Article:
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Building Resilience to the Economic Threat of Invasive Species

April 25, 2018

Stephanie A. Shwiff, Research Economist of the Animal and Plant Health Inspection Service at the U.S. Department of Agriculture
Kara Frame, NPR
Stanley W. Burgiel, Assistant Director of the National Invasive Species Council at the U.S. Department of the Interior
Rachel McCormick, Counsellor and Program Manager of Energy and Environment at the Embassy of Canada
Alex Kaplan, Head of North America and Senior Vice President of Global Partnerships at Swiss Re
Moderated by Celeste Connors, Associate Practitioner in Residence at Johns Hopkins SAIS

Johns Hopkins SAIS Energy, Resources, and Environment (ERE) Practicum students, in partnership with the global reinsurance leader Swiss Re, presented research on the economic impact of invasive species in the Great Lakes.

Managing the negative impact of non-native species is a hundred-million dollar venture, and as these invasive species spread, the options for controlling their population become more limited, the student team explained. Hence, prevention measures at the early onset of the crisis is the recommended method for tackling this threat. The practicum students determined that proposed solutions include private-public partnerships, diversification of tree stock, general education, and a dedicated team to tackle this problem–essentially, a “SWAT team for invasive species.”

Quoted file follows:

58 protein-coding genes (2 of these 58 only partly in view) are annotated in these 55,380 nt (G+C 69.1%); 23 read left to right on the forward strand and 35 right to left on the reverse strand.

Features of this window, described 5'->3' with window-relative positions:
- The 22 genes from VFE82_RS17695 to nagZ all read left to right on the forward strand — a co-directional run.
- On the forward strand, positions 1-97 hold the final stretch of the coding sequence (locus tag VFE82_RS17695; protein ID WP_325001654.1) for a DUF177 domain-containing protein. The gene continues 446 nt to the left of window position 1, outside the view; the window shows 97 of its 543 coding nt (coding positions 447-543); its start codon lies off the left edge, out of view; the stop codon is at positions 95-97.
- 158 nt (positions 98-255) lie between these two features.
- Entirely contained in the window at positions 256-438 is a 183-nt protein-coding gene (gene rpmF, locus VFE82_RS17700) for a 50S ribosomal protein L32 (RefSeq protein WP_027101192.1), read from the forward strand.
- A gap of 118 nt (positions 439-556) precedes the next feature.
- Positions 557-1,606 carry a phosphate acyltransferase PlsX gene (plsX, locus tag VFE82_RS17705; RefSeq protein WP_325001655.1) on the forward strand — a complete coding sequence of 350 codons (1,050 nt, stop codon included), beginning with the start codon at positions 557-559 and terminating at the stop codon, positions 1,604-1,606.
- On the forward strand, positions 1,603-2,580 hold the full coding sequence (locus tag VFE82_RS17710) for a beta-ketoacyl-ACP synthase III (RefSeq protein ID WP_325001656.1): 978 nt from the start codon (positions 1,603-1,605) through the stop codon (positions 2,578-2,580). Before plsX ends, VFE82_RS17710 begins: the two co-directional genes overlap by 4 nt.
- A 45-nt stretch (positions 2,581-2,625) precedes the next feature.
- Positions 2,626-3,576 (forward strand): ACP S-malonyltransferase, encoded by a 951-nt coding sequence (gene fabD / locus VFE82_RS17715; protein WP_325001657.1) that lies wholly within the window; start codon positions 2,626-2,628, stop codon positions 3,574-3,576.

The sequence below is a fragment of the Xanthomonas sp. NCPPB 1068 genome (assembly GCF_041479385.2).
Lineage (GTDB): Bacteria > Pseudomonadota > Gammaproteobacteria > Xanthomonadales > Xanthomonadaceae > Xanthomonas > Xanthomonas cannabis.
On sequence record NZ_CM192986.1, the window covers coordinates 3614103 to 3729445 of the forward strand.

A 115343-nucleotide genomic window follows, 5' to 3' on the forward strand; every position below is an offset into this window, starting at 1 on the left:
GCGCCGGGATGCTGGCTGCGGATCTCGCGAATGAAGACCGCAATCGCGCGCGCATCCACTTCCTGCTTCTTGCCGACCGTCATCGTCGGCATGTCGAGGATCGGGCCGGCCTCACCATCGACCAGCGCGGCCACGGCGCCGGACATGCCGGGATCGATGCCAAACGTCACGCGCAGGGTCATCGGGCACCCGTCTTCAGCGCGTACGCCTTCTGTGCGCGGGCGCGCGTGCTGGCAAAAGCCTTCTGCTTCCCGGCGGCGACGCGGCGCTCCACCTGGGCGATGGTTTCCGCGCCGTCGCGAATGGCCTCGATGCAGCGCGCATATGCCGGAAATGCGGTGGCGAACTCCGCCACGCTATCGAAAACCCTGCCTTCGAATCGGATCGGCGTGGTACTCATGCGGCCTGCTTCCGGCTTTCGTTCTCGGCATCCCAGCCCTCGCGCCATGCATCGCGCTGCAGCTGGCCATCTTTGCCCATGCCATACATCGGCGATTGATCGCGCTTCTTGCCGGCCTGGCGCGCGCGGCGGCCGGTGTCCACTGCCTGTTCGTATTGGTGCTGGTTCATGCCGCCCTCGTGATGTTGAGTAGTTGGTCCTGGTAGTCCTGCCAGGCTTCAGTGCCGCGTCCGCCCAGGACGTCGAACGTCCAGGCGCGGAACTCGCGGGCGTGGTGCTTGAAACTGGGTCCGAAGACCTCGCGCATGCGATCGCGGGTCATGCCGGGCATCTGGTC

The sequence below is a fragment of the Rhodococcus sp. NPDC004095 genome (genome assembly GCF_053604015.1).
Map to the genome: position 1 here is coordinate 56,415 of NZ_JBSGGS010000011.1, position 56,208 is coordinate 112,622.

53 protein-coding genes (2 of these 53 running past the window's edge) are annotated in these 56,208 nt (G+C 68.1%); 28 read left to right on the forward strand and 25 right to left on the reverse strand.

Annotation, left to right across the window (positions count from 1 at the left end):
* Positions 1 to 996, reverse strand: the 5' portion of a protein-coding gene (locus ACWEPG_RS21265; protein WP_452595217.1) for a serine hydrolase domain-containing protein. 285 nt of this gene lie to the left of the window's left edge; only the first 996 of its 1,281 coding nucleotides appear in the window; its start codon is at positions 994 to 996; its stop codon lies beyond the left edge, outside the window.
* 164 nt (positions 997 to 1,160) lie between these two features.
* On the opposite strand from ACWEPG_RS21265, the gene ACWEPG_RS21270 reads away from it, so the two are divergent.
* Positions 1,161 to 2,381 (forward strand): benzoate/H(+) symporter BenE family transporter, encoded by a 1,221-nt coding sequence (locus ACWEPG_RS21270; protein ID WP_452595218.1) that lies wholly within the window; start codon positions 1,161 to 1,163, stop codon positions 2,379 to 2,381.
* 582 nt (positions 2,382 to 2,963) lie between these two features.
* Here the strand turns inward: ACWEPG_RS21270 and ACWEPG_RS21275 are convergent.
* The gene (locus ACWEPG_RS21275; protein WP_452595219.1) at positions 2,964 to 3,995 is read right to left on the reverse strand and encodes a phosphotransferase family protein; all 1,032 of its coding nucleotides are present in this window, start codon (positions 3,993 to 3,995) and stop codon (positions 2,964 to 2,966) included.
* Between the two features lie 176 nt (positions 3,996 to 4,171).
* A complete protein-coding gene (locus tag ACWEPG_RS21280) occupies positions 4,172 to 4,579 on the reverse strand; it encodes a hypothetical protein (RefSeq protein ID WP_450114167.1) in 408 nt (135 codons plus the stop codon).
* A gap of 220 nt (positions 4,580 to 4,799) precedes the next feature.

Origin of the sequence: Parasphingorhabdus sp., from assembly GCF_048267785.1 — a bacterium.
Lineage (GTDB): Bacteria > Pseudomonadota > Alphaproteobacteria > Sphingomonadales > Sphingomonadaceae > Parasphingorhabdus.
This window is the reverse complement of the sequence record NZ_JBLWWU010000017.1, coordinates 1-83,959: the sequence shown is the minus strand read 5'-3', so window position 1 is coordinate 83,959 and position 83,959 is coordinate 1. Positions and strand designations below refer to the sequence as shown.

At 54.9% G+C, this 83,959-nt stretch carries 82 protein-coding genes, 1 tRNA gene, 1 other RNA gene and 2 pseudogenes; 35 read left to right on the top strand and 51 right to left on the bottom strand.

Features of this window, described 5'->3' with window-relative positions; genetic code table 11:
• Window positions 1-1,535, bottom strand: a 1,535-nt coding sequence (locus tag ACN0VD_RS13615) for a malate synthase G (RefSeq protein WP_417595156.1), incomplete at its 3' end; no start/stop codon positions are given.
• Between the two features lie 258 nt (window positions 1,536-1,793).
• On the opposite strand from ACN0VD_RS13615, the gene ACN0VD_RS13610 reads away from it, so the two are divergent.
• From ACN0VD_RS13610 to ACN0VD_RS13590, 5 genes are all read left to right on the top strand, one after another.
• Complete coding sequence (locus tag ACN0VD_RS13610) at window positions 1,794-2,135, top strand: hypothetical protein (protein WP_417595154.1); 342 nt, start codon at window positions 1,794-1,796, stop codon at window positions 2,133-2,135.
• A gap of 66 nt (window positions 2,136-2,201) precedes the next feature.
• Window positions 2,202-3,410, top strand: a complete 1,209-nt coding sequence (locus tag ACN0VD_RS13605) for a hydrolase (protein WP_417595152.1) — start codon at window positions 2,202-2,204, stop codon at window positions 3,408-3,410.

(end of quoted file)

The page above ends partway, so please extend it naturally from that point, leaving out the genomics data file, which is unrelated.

The panel of experts provided their own insights on the conducted research. Stephanie Shwiff emphasized the economic costs of shutting down trade and managing the spread of disease of animals affected by the changing ecosystem brought about by invasive species. Stanley Burgiel noted that the economic effect on job numbers, industries and the global supply chain are strong reasons for policy action. Rachel McCormick spoke about the cross-border policy coordination of the U.S. and Canada in the Great Lakes in order to manage these invasive species, as well as the relevance of these issues to the G7 Summit. Alex Kaplan explained the overall benefits to the community and the insurance sector on prevention and early management of invasive species. Each panelist also highlighted established public-private partnerships that have effectively managed invasive species in their areas.

Flickr album